US Army Selects Four Firms to Develop New Tactical Truck Prototypes

The US Army has selected four defense companies to develop prototypes for its Common Tactical Truck (CTT) program.

Oshkosh Defense, Mack Defense, Navistar Defense, and a joint team from Rheinmetall and GM Defense have been awarded contracts totalling $24.3 million for the initiative.

As part of the agreement, each firm will develop three prototypes for every CTT variant, including the Heavy Expanded Mobility Tactical Truck, Palletized Load System, and M915 Line Haul Tractor/M1088 Medium Tractor.

They will need to submit digital designs and associated studies for each prototype.

According to the US Army, the initiative aims to evaluate if commercially-based CTT variants can meet military requirements.

Once developed, all prototypes will be assessed in 2024, and the results will be forwarded to the Army Requirements Oversight Council.

The program office will then conduct a full and open competition requiring vendors to produce production-representative vehicles for run-off testing.

Addressing Existing Gaps

The CTT is a family of vehicles that leverages commercial technologies and practices, allowing low procurement costs.

It reportedly brings “an increased level of standardization” to the US Army’s tactical truck fleet.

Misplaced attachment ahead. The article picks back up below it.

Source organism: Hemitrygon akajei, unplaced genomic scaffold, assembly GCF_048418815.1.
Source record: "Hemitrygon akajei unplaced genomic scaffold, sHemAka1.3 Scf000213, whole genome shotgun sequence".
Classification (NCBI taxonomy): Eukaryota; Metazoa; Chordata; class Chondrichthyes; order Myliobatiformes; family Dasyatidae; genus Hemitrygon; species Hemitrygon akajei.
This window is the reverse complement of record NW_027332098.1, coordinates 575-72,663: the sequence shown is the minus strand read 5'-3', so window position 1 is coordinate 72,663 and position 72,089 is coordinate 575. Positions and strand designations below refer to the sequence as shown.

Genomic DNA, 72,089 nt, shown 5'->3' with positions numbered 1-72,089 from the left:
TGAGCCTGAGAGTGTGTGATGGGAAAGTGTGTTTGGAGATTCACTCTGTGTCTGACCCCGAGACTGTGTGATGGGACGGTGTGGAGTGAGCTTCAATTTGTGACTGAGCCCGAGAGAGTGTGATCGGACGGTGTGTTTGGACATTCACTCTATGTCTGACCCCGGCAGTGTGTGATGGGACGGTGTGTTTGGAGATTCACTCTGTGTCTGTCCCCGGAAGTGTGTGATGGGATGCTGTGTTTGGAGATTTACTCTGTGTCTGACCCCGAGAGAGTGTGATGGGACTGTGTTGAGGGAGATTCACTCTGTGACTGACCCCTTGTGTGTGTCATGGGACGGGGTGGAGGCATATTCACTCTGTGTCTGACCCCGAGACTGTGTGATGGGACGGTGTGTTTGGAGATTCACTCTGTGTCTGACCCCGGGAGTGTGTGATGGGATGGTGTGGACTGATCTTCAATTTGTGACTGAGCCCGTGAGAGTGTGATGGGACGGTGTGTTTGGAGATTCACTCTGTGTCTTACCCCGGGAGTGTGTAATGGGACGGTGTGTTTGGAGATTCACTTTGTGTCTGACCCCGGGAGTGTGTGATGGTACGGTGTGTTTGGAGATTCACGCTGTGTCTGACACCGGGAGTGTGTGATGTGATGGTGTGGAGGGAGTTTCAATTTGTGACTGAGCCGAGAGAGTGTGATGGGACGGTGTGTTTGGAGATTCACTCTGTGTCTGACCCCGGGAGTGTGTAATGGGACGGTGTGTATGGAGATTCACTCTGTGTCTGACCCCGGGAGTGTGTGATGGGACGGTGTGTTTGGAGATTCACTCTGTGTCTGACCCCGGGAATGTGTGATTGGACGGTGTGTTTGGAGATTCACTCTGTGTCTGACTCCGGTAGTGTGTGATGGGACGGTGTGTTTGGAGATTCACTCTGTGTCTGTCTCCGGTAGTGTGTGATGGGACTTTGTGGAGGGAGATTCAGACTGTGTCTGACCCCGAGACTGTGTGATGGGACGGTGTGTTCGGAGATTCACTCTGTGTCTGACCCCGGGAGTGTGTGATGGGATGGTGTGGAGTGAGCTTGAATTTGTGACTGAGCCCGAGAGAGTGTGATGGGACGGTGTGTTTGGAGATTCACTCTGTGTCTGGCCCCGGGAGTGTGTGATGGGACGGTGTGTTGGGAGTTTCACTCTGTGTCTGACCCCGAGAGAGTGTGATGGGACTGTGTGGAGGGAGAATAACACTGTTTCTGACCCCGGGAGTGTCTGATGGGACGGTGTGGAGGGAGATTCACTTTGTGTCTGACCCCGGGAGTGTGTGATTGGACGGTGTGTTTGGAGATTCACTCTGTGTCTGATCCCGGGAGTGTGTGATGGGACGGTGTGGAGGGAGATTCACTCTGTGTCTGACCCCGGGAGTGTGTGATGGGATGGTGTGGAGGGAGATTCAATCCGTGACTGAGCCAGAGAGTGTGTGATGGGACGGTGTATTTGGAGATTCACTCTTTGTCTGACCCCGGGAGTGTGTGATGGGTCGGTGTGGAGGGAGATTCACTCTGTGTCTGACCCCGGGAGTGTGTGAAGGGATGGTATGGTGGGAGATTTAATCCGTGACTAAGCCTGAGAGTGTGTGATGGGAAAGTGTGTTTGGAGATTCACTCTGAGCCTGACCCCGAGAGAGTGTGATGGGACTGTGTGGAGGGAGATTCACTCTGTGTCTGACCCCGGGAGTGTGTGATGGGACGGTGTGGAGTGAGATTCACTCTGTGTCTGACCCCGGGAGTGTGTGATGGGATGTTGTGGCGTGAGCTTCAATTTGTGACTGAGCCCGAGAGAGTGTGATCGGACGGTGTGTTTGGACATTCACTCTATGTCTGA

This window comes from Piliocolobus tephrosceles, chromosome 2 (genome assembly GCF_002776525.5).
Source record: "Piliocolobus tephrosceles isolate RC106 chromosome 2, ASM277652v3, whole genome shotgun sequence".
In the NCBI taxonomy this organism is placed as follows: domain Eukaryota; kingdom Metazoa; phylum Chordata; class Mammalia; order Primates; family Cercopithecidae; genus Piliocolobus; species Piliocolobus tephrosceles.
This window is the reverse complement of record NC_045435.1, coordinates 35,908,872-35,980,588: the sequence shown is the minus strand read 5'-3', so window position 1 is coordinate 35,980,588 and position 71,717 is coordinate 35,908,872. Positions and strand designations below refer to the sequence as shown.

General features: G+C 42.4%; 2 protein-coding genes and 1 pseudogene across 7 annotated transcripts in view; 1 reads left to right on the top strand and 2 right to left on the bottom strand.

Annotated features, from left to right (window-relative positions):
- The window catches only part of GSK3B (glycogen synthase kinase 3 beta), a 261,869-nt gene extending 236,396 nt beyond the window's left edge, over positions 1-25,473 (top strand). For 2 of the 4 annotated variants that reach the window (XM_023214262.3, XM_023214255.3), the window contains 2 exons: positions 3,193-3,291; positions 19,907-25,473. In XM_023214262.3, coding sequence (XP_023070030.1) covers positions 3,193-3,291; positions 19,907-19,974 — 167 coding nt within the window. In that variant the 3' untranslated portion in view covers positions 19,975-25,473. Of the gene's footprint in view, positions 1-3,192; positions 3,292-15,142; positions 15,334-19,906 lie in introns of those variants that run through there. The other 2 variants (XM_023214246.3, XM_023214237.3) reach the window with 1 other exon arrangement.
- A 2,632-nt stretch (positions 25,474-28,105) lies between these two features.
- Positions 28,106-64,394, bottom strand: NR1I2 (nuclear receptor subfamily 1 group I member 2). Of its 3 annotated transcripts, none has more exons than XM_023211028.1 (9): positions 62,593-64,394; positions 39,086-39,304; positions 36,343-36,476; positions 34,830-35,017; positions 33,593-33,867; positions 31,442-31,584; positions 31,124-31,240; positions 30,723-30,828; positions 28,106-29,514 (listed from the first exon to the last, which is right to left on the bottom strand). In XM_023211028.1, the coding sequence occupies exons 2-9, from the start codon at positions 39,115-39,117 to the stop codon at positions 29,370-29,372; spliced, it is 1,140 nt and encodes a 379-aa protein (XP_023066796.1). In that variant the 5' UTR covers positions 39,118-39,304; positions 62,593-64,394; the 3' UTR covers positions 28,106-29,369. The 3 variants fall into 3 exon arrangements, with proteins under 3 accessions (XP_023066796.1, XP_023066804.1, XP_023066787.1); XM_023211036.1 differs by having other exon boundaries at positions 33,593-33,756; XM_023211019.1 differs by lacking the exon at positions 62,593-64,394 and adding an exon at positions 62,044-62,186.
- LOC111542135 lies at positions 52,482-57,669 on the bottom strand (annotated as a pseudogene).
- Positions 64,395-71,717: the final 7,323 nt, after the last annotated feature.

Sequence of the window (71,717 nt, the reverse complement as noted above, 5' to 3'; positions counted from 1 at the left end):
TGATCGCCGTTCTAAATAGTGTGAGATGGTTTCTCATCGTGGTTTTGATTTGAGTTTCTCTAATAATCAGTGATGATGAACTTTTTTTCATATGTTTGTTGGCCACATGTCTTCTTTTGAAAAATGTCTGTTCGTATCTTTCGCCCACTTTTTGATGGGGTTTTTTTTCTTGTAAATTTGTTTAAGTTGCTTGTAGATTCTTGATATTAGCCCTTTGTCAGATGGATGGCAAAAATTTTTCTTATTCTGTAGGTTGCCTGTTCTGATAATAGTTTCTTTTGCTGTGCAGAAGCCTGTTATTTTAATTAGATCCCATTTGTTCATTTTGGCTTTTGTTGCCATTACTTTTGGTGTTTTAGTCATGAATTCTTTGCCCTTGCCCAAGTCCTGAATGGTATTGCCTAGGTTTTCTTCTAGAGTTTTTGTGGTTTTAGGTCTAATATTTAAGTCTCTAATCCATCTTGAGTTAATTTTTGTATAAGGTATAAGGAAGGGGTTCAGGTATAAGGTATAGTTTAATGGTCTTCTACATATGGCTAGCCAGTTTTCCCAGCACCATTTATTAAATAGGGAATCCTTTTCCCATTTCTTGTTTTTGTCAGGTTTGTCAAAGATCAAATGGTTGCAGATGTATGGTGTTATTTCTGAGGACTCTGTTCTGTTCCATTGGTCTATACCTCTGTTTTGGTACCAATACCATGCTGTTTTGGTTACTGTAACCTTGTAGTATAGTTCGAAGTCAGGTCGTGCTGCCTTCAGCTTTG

The program also seeks to mitigate current gaps in driver safety systems, autonomy, and fuel consumption as it intends to use commercial technologies such as advanced driver assist systems.

Common Tactical Truck
Artist’s rendering of the US Army’s Common Tactical Truck. Photo: US Army

“This approach allows the Army to modernize at the pace of industry, integrating new technologies as they are developed,” project manager Wolfgang Petermann said.

“Additionally, commonality in the CTT family of vehicles will enable open modular designs and interchangeable repair parts across the fleet, resulting in streamlined supply chains and reduced total lifecycle costs.”

Reminiscent of Liberty Truck

Program Executive Officer Samuel Peterson revealed that the CTT initiative is reminiscent of the original Liberty Truck, a heavy-duty vehicle produced by the US Army during World War I.

It was reportedly the first official standardized motor vehicle adopted and produced by the US military.

“The CTT program can be viewed as the Liberty Truck of the 21st century, as it will similarly seek to streamline the Army’s supply, maintenance, and training requirements,” he said.

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